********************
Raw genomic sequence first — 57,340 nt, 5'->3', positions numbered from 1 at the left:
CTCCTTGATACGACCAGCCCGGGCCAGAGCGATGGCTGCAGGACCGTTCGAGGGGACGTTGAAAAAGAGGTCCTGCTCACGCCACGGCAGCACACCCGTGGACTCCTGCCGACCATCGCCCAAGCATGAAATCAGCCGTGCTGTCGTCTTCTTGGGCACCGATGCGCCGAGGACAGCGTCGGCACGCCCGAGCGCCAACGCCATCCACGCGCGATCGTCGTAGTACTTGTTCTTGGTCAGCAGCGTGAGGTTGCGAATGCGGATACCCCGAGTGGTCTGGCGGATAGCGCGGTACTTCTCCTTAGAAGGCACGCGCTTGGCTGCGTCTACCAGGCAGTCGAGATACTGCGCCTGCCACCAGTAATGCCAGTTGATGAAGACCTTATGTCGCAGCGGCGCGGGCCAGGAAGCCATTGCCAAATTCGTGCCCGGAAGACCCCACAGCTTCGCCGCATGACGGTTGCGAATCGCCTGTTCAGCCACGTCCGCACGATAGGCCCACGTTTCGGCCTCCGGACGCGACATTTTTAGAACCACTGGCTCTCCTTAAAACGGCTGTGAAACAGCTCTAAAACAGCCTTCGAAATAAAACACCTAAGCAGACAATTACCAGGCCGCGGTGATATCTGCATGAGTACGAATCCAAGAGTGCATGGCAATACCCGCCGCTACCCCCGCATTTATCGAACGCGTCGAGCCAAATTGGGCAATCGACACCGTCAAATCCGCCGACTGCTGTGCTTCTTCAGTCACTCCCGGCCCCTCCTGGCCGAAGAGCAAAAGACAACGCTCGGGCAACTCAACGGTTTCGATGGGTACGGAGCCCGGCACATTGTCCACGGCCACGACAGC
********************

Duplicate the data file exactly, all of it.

Raw genomic sequence first — 57,340 nt, 5'->3', positions numbered from 1 at the left:
CTCCTTGATACGACCAGCCCGGGCCAGAGCGATGGCTGCAGGACCGTTCGAGGGGACGTTGAAAAAGAGGTCCTGCTCACGCCACGGCAGCACACCCGTGGACTCCTGCCGACCATCGCCCAAGCATGAAATCAGCCGTGCTGTCGTCTTCTTGGGCACCGATGCGCCGAGGACAGCGTCGGCACGCCCGAGCGCCAACGCCATCCACGCGCGATCGTCGTAGTACTTGTTCTTGGTCAGCAGCGTGAGGTTGCGAATGCGGATACCCCGAGTGGTCTGGCGGATAGCGCGGTACTTCTCCTTAGAAGGCACGCGCTTGGCTGCGTCTACCAGGCAGTCGAGATACTGCGCCTGCCACCAGTAATGCCAGTTGATGAAGACCTTATGTCGCAGCGGCGCGGGCCAGGAAGCCATTGCCAAATTCGTGCCCGGAAGACCCCACAGCTTCGCCGCATGACGGTTGCGAATCGCCTGTTCAGCCACGTCCGCACGATAGGCCCACGTTTCGGCCTCCGGACGCGACATTTTTAGAACCACTGGCTCTCCTTAAAACGGCTGTGAAACAGCTCTAAAACAGCCTTCGAAATAAAACACCTAAGCAGACAATTACCAGGCCGCGGTGATATCTGCATGAGTACGAATCCAAGAGTGCATGGCAATACCCGCCGCTACCCCCGCATTTATCGAACGCGTCGAGCCAAATTGGGCAATCGACACCGTCAAATCCGCCGACTGCTGTGCTTCTTCAGTCACTCCCGGCCCCTCCTGGCCGAAGAGCAAAAGACAACGCTCGGGCAACTCAACGGTTTCGATGGGTACGGAGCCCGGCACATTGTCCACGGCCACGACAGC